Ticket #6459 (closed Bugs: fixed)
long double functions not built on Linux ARM
|Reported by:||Petr Machata <pmachata@…>||Owned by:||johnmaddock|
|Milestone:||To Be Determined||Component:||TR1|
On Linux on ARM (with GNU libc in any case), the semantics of NO_LONG_DOUBLE_MATH seem to be that there's no distinct bit width for variables of long double type. The prototypes of impacted functions (asinhl etc.) are still visible, but they are aliased to their "plain" variant. The syntax for "long double" was present since the first version of both C and C++ standards, so the prototypes are just always visible, and NO_LONG_DOUBLE_MATH only determines whether long double has a distinct bit width, i.e. whether a distinct set of _implementations_ is necessary.
On boost side, BOOST_MATH_NO_LONG_DOUBLE_MATH_FUNCTIONS seems to be defined on targets where compiler or system libraries are buggy or the syntax is missing altogether, but it's apparently also used in the same sense as above ("Dinkumware's std C lib doesn't have true long double precision").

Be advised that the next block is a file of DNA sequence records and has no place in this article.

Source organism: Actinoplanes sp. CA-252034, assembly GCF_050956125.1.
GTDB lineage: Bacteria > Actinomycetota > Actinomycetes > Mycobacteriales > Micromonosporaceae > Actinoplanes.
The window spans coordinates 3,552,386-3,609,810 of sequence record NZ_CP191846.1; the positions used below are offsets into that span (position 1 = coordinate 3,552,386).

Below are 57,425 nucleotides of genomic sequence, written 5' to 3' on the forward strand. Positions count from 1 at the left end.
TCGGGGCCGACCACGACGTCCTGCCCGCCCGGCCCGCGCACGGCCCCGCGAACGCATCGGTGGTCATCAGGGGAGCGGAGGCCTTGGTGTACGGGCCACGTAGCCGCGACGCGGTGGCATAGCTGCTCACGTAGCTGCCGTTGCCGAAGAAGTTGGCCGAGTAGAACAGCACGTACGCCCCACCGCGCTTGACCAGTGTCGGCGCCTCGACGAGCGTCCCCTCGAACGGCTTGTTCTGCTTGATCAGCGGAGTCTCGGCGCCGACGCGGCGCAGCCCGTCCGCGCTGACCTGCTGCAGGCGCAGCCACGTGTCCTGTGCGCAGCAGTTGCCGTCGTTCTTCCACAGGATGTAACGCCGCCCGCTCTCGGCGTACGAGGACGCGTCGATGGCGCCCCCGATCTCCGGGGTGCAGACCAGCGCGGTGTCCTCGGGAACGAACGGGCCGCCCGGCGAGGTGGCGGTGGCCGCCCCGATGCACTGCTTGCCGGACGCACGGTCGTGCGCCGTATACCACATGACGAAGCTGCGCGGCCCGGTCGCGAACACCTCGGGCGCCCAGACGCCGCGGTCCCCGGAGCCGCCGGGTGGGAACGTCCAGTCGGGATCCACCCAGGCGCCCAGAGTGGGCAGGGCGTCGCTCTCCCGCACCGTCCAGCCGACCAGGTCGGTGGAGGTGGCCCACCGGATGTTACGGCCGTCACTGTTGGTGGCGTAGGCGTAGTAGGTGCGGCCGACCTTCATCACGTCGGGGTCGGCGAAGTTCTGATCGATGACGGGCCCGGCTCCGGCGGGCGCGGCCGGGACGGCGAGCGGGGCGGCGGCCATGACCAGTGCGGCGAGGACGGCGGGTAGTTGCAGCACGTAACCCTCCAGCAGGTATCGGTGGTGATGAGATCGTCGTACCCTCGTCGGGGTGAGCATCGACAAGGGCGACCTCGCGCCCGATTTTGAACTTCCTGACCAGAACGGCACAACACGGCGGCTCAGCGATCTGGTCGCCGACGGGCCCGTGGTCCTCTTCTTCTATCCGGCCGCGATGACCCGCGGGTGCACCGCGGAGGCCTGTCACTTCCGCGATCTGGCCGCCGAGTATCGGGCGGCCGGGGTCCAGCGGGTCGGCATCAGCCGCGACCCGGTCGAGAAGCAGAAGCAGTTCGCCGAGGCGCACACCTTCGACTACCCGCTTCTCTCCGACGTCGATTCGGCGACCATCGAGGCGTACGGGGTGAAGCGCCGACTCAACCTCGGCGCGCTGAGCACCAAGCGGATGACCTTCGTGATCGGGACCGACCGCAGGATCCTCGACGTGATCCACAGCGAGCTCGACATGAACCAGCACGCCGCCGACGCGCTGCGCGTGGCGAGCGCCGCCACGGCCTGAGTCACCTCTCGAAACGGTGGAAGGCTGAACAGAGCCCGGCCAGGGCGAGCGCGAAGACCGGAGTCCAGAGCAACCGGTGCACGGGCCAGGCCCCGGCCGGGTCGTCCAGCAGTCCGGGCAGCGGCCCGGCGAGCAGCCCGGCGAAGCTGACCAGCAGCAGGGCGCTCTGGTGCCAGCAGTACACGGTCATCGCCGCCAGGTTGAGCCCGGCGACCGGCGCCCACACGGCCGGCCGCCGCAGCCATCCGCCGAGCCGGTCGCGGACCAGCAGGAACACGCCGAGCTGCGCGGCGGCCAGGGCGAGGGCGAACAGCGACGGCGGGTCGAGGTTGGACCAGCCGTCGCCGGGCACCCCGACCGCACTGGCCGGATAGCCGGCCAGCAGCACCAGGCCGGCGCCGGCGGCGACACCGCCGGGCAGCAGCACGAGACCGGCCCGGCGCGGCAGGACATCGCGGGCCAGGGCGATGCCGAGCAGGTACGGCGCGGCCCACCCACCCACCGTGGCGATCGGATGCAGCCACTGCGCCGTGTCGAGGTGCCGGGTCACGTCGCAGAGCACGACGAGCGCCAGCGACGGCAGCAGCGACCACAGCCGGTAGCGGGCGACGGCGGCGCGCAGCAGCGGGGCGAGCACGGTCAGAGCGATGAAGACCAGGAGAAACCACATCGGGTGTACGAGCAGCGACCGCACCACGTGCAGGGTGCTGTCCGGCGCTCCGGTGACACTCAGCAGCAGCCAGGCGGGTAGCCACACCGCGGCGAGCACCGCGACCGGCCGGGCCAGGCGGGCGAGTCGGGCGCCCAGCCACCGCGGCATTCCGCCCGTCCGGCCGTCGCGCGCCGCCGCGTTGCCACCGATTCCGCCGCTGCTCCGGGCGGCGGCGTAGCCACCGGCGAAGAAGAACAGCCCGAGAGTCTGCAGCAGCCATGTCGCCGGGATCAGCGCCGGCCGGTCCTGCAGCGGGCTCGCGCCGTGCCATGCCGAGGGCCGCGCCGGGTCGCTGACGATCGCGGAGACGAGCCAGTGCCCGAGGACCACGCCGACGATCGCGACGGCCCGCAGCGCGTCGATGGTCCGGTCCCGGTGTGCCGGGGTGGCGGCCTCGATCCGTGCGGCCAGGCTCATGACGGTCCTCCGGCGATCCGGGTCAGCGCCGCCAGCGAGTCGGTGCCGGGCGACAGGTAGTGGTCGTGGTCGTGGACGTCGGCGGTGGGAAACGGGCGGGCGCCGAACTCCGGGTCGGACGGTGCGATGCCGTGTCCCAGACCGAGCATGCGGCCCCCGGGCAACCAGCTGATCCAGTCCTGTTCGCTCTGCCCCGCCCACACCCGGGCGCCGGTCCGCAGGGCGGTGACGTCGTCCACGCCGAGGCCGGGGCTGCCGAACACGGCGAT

I don't think it is right to omit long double functions just because long double doesn't provide the extra accuracy. I understand that you would want to skip this on targets where stuff gets miscompiled or similar. But ARM implementation is correct, it just happens to have "double" and "long double" of the same length. The code using long double can be compiled and works as expected. It seems correct to simply ignore the value of NO_LONG_DOUBLE_MATH and build long double functions unless it's known-broken.
It's possible that I don't see some other motivation, but I didn't really find much data about this. FWIW, the test_tr1.cpp passes on ARM.